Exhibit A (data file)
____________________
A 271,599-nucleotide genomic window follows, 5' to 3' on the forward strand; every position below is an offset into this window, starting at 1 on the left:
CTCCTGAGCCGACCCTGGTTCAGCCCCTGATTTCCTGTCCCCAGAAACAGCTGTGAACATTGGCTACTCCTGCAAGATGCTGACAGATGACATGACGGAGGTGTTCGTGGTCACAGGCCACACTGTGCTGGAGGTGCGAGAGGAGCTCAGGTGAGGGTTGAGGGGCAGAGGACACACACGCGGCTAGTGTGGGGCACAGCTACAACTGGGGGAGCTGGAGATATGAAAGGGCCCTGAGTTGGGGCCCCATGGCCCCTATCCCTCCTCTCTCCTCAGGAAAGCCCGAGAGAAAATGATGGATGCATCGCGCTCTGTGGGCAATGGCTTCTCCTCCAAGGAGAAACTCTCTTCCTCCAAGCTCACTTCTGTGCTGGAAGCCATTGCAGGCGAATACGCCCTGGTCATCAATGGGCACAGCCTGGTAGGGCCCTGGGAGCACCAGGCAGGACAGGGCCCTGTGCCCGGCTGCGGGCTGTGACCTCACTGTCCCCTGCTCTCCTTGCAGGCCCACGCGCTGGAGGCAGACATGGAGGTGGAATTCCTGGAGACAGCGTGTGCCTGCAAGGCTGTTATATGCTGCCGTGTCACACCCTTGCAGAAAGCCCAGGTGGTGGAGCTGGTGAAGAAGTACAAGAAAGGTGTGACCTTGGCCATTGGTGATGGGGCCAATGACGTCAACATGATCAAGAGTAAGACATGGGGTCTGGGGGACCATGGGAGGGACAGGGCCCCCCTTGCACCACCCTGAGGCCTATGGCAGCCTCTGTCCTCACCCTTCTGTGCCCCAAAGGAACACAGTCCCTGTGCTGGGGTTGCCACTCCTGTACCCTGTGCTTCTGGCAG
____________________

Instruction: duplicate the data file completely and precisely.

A 271,599-nucleotide genomic window follows, 5' to 3' on the forward strand; every position below is an offset into this window, starting at 1 on the left:
CTCCTGAGCCGACCCTGGTTCAGCCCCTGATTTCCTGTCCCCAGAAACAGCTGTGAACATTGGCTACTCCTGCAAGATGCTGACAGATGACATGACGGAGGTGTTCGTGGTCACAGGCCACACTGTGCTGGAGGTGCGAGAGGAGCTCAGGTGAGGGTTGAGGGGCAGAGGACACACACGCGGCTAGTGTGGGGCACAGCTACAACTGGGGGAGCTGGAGATATGAAAGGGCCCTGAGTTGGGGCCCCATGGCCCCTATCCCTCCTCTCTCCTCAGGAAAGCCCGAGAGAAAATGATGGATGCATCGCGCTCTGTGGGCAATGGCTTCTCCTCCAAGGAGAAACTCTCTTCCTCCAAGCTCACTTCTGTGCTGGAAGCCATTGCAGGCGAATACGCCCTGGTCATCAATGGGCACAGCCTGGTAGGGCCCTGGGAGCACCAGGCAGGACAGGGCCCTGTGCCCGGCTGCGGGCTGTGACCTCACTGTCCCCTGCTCTCCTTGCAGGCCCACGCGCTGGAGGCAGACATGGAGGTGGAATTCCTGGAGACAGCGTGTGCCTGCAAGGCTGTTATATGCTGCCGTGTCACACCCTTGCAGAAAGCCCAGGTGGTGGAGCTGGTGAAGAAGTACAAGAAAGGTGTGACCTTGGCCATTGGTGATGGGGCCAATGACGTCAACATGATCAAGAGTAAGACATGGGGTCTGGGGGACCATGGGAGGGACAGGGCCCCCCTTGCACCACCCTGAGGCCTATGGCAGCCTCTGTCCTCACCCTTCTGTGCCCCAAAGGAACACAGTCCCTGTGCTGGGGTTGCCACTCCTGTACCCTGTGCTTCTGGCAG